RR Auction is the world’s largest autograph auctions company. Established in 1976, RR Auction is based in New Hampshire with 13,000 active customers worldwide. Every month RR sells nearly 2,000 items of celebrity memorabilia, autographs, and ephemera.
Founding and ownership
RR Auction was founded in 1980 by Bob Eaton.
Since Autumn, 1980, RR Auction has published hard-copy monthly sales catalogues featuring pictures and details of lots for sale.
In 1995, the company decided to switch from retail sales to auctions. In turn the auction catalogue increased 300% in size and the mailing list doubled.
Now, RR Auction has over 20 members of staff with 12 full time employees.
RR Auction issues monthly catalogues, each featuring about 1500 autographs.
Autographs are split into nine sub-categories: Presidents & First Ladies, Notable & Notorious, Military, Space and Aviation, Art & Literature, Animation & Comic Art, Music, Entertainment and Sports.
Bill White is RR Auction's lead authenticator. He became the first employee of RR Auction in the summer 1986 whilst on hiatus from graduate school at the University of Illinois Urbana/Champaign.
Owner of RR Auction, Bob Eaton is responsible for authenticating and appraising. He has published nearly 350 catalogues and has been featured on many television and radio programmes.
Other expert consultans inlcude:
- John Reznikoff, (University Archives) – Appraisal and authentication expert
- Roger Epperson (Signed, Sealed, And Delivered/Real) - Muic autograph expert
- Scott Cornish, (Scott Cornish Authentication) – Space autograph expert
- Brian And Maria Green (Civil War Signatures) - American Civil war autograph experts
- Renato Saggiori – European royalty, artists and papal expert
- James Camner (La Scala Autographs) – Classical music autograph expert
- Rich Consola – Elvis Presley expert
- Frank Caiazzo – Beatles expert
- January 16, 2013 - January sale
- January 17-24, 2013 - Photography sale
- March 13, 2013 - Rare Manuscripts, Documents & Autographs
- March 21, 2013 - Rare & Obscure Signed Photography
- March 22 - April 17, 2013 - Rare Manuscript, Document & Autograph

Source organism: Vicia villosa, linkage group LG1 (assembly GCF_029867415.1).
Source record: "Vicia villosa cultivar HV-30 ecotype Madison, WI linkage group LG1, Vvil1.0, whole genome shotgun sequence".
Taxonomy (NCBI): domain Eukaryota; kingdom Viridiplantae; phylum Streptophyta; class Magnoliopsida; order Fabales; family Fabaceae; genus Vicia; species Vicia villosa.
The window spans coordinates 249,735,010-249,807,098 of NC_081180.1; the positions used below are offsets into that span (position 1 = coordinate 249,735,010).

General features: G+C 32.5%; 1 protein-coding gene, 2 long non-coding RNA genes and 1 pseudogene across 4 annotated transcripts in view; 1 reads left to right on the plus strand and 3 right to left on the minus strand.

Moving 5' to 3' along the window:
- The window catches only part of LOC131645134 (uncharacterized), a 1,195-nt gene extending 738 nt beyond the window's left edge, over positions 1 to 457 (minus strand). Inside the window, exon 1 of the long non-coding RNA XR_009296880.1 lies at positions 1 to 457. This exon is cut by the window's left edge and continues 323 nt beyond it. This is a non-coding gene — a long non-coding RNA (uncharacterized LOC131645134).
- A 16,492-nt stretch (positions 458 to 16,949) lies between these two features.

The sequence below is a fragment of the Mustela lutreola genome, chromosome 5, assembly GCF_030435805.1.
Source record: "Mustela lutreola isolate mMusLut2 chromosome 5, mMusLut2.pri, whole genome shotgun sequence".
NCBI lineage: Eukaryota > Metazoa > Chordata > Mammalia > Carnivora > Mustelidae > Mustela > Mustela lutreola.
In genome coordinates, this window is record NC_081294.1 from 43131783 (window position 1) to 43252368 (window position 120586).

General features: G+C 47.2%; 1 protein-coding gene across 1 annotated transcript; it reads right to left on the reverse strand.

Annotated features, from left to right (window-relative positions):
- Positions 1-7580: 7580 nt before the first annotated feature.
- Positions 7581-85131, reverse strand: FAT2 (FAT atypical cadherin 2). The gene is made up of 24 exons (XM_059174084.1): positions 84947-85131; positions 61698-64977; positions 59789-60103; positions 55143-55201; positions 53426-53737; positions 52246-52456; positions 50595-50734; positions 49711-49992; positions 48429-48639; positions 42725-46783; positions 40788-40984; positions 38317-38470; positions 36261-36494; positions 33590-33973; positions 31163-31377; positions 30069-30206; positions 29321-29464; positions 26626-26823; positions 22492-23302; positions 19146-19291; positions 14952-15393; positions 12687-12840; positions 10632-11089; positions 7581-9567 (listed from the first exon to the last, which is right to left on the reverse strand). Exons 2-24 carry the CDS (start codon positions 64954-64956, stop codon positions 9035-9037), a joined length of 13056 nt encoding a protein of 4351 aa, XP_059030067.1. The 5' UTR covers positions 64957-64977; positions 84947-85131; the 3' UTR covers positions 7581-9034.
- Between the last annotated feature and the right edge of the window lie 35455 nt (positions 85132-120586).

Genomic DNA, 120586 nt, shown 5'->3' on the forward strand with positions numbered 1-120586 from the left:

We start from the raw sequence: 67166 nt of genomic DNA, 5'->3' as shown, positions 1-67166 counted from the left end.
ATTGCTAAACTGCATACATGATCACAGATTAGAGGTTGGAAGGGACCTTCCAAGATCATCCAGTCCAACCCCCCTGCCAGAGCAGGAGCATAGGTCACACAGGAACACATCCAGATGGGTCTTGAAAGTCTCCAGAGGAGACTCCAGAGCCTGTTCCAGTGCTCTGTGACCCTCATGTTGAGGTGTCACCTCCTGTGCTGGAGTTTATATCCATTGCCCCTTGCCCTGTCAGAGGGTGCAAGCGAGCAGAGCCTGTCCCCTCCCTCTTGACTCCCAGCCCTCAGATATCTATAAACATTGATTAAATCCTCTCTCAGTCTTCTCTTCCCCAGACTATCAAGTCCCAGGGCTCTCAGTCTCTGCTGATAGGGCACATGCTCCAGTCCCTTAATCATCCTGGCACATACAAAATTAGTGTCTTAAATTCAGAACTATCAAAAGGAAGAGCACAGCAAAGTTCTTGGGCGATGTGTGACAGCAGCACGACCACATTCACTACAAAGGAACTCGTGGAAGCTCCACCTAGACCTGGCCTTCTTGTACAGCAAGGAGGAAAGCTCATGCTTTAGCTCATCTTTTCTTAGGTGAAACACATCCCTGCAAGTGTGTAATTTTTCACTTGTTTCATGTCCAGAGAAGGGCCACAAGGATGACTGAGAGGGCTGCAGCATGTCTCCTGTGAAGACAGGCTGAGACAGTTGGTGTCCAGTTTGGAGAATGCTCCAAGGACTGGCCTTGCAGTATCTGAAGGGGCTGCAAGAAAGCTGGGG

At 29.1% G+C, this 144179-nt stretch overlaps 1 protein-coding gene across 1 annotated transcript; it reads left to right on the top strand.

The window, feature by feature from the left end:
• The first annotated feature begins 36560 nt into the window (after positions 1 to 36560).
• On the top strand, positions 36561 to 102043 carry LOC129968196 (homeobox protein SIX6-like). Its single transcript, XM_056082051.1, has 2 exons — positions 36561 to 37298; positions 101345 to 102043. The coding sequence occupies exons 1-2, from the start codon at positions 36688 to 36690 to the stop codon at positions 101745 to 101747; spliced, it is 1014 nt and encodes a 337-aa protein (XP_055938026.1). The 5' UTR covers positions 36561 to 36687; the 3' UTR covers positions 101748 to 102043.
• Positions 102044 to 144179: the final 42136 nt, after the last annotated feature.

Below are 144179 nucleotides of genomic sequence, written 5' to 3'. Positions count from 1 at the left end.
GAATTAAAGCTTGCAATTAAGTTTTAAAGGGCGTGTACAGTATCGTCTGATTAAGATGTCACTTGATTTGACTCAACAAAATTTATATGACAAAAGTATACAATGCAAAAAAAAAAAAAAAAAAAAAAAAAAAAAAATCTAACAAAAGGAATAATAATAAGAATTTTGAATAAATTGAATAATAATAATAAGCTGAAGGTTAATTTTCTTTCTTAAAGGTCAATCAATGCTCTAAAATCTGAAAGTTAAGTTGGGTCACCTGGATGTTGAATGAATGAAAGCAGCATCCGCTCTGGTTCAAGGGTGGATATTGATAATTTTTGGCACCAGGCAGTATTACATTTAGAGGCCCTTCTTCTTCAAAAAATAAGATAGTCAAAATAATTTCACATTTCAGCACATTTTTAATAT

- April 18-25 - Hollywood Auction
- May 15, 2013 - Rare Manuscript, Document & Autograph Auction
- May 24-June 19 - Rare Manuscripts, Documents & Autographs
- June 27 - July 19 - Rare Manuscripts, Documents & Autographs
- July 18 - 25, 2013 - Civil War Auction
- July 26 - August 14, 2013 - Rare Manuscript, Document & Autographs
- August 23 - September 18, 2013 - Rare Manuscript, Document & Autographs
In 2009, RR Auction sold a rare 1932 Mickey Mouse Christmas card signed by Walt Disney for $13,987. Although dozens of these cards were sent out by Disney, RR Auction spokesperson, Bobby Livingstone, claims that this is the first one that has ever surfaced.
RR Auctions made the news in 2009, when they sold a famous photo of Albert Einstein sticking his tongue out for a record breaking $74,324, making this the most expensive photograph of the legendary theoretical physicist to be sold at auction.
RR Auction also made the news when they sold an autographed issue of the extremely controversial magazine in which John Lennon claimed the The Beatles were “more popular than Jesus”. After 17 days at auction the magazine sold to an orthopaedic surgeon in New York's Mt. Sinai Medical Center for $12,713.
Other notable sales include:
A flag flown aboard Apollo 11, signed by Neil Armstrong, Buzz Aldrin and Michael Collins, sold for $46,652 in 2010.
The same auction saw a commemorative silver medal that was also onboard Apollo 11 sold for a world record price of $38,725.
A Hofner bass guitar signed by Paul McCartney, sold in 2010 for $10,035.
A Civil War-era letter signed by Abraham Lincoln on Executive Mansion stationary sold for for $15,440 in 2010.
A collection of love letters written by the 17-year-old Elizabeth Taylor to her fiance in 1949 were sold in May 2011 for $47,625.
Marilyn Monroe’s prompt book from her last film The Misfits sold for $20,729 in 2010.
The bookmarklet lets you save things you find to your collections.
Note: Make sure your bookmarks are visible.
Click and drag the Collect It button to your browser's Bookmark Bar.